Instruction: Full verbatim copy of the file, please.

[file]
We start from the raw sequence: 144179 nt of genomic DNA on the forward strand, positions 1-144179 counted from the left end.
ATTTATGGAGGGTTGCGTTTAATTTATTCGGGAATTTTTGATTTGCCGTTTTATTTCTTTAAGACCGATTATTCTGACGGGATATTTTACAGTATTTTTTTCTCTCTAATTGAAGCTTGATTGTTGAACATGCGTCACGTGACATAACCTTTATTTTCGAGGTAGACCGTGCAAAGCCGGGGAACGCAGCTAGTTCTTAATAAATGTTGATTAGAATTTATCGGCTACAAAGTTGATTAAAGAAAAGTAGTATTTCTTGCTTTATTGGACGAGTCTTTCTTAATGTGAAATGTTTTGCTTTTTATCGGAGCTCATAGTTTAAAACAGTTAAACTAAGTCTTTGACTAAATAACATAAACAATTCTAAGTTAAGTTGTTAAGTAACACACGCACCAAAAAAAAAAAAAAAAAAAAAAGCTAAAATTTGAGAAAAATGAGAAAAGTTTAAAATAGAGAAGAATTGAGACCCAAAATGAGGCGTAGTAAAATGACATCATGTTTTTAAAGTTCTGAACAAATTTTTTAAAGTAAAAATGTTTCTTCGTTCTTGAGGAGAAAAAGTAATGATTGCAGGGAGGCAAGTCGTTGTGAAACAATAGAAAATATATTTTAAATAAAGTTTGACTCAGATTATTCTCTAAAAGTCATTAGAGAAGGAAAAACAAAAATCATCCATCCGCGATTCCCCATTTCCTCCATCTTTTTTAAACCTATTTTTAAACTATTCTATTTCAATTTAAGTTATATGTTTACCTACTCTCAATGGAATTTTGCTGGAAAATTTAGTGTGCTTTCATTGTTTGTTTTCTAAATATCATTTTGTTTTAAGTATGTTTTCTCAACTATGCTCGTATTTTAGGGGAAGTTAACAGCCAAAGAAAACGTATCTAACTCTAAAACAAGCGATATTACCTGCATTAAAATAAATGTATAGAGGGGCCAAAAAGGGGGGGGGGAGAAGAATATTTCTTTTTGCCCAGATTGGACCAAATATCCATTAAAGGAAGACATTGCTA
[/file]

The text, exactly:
We start from the raw sequence: 144179 nt of genomic DNA on the forward strand, positions 1-144179 counted from the left end.
ATTTATGGAGGGTTGCGTTTAATTTATTCGGGAATTTTTGATTTGCCGTTTTATTTCTTTAAGACCGATTATTCTGACGGGATATTTTACAGTATTTTTTTCTCTCTAATTGAAGCTTGATTGTTGAACATGCGTCACGTGACATAACCTTTATTTTCGAGGTAGACCGTGCAAAGCCGGGGAACGCAGCTAGTTCTTAATAAATGTTGATTAGAATTTATCGGCTACAAAGTTGATTAAAGAAAAGTAGTATTTCTTGCTTTATTGGACGAGTCTTTCTTAATGTGAAATGTTTTGCTTTTTATCGGAGCTCATAGTTTAAAACAGTTAAACTAAGTCTTTGACTAAATAACATAAACAATTCTAAGTTAAGTTGTTAAGTAACACACGCACCAAAAAAAAAAAAAAAAAAAAAAGCTAAAATTTGAGAAAAATGAGAAAAGTTTAAAATAGAGAAGAATTGAGACCCAAAATGAGGCGTAGTAAAATGACATCATGTTTTTAAAGTTCTGAACAAATTTTTTAAAGTAAAAATGTTTCTTCGTTCTTGAGGAGAAAAAGTAATGATTGCAGGGAGGCAAGTCGTTGTGAAACAATAGAAAATATATTTTAAATAAAGTTTGACTCAGATTATTCTCTAAAAGTCATTAGAGAAGGAAAAACAAAAATCATCCATCCGCGATTCCCCATTTCCTCCATCTTTTTTAAACCTATTTTTAAACTATTCTATTTCAATTTAAGTTATATGTTTACCTACTCTCAATGGAATTTTGCTGGAAAATTTAGTGTGCTTTCATTGTTTGTTTTCTAAATATCATTTTGTTTTAAGTATGTTTTCTCAACTATGCTCGTATTTTAGGGGAAGTTAACAGCCAAAGAAAACGTATCTAACTCTAAAACAAGCGATATTACCTGCATTAAAATAAATGTATAGAGGGGCCAAAAAGGGGGGGGGGAGAAGAATATTTCTTTTTGCCCAGATTGGACCAAATATCCATTAAAGGAAGACATTGCTA